the Ninth Ward is one such neighborhood. Developed mostly between 1920 and 1970, the Ninth Ward, which is divided by the Industrial Canal into the Lower Ninth Ward and the Upper Ninth Ward, sits on drained swampland. Originally the most ethnically diverse neighborhood in the city, it became the least diverse after the 1960s. Pre-Katrina residents were primarily poor and working-class African Americans with a high rate of home ownership.

During Katrina, two sections of floodwall fronting the Lower Ninth Ward gave way, and a powerful surge of water, along with an illegally moored barge, flowed into the Lower Ninth. The neighborhood also suffered flooding from levee overtopping in neighboring St. Bernard Parish.

Many of the houses in the Lower Ninth Ward were destroyed in the flood (Figure 3-1). Today, many lots are empty or contain only a bare concrete slab. Many of the remaining houses are boarded up, some with a hole chopped in the roof where rescuers looked for survivors. The population has dropped from more than 17,000 before Katrina to 4,000 at most in the Lower Ninth Ward. People come into the ward to work on their property during the day, but they leave at night. Many former schools in the neighborhood also are closed, reflecting the reduction in student numbers and the conversion of many schools in New Orleans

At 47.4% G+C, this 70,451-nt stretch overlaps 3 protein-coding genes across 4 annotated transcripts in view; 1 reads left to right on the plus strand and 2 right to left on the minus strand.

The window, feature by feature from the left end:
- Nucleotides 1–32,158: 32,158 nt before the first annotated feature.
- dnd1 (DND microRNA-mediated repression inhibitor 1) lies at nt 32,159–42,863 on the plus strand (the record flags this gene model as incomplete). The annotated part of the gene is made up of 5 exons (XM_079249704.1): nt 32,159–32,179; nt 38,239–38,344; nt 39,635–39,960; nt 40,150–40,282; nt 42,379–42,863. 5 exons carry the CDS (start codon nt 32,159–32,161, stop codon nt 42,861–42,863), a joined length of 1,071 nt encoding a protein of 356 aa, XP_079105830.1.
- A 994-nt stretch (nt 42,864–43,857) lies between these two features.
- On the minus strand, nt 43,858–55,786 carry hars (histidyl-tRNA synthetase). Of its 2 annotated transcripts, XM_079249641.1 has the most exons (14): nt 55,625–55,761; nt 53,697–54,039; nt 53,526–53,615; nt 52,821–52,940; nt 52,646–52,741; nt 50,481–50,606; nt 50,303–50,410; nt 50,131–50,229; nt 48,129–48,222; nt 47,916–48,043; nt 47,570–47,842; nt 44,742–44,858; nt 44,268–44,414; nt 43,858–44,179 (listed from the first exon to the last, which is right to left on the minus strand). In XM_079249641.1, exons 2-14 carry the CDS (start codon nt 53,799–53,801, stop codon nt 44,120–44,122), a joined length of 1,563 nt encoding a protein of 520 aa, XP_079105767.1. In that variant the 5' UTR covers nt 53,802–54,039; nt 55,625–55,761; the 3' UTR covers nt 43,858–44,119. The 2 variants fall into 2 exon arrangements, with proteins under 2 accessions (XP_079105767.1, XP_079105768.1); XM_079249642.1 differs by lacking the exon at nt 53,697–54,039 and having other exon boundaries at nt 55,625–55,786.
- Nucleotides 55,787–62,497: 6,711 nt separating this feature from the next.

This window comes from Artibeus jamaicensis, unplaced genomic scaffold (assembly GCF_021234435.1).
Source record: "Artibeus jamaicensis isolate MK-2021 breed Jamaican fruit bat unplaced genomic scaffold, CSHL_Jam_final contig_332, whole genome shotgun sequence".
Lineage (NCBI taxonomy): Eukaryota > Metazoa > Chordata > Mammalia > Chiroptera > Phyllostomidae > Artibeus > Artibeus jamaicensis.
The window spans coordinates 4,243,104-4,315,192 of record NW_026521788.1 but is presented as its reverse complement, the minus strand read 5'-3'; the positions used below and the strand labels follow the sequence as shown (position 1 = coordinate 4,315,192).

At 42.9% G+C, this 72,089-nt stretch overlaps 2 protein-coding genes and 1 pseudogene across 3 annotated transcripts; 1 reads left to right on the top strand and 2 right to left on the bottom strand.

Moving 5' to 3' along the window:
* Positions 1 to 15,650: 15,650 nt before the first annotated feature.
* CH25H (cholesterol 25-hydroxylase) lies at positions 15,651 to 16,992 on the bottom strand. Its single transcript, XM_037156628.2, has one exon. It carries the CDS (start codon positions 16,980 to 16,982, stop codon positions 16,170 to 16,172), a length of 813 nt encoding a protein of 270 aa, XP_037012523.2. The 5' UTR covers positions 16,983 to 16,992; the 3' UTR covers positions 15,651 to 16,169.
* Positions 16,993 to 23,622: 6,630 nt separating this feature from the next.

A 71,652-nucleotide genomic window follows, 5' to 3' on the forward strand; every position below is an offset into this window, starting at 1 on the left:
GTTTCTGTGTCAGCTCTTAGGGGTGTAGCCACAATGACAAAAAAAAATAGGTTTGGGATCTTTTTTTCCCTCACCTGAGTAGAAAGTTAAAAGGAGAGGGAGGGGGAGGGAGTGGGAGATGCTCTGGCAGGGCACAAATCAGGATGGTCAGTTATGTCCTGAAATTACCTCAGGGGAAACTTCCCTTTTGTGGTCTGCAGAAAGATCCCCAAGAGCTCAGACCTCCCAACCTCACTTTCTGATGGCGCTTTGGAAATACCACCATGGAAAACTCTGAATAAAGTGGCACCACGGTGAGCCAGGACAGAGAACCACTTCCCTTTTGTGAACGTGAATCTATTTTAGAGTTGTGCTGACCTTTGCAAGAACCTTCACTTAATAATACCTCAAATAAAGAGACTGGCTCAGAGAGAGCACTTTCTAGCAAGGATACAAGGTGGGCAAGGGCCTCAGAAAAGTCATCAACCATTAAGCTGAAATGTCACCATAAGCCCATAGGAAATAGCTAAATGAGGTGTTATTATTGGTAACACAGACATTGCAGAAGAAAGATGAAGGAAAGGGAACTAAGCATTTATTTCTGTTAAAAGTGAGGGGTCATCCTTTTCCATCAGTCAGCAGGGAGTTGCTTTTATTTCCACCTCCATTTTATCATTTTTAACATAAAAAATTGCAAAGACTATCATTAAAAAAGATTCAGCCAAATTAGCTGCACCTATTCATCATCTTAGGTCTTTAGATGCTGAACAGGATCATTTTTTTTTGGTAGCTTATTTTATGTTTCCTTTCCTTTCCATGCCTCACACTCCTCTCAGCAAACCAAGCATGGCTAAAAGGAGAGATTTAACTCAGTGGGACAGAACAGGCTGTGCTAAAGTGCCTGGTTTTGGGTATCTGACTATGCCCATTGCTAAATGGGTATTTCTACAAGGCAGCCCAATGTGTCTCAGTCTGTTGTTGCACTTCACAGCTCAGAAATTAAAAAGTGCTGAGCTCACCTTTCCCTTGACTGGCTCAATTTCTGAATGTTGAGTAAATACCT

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FIGURE 3-1 Many homes in the Lower Ninth Ward of New Orleans were destroyed by flooding caused by Hurricane Katrina. Picture by Neeraj P. Gorkhaly



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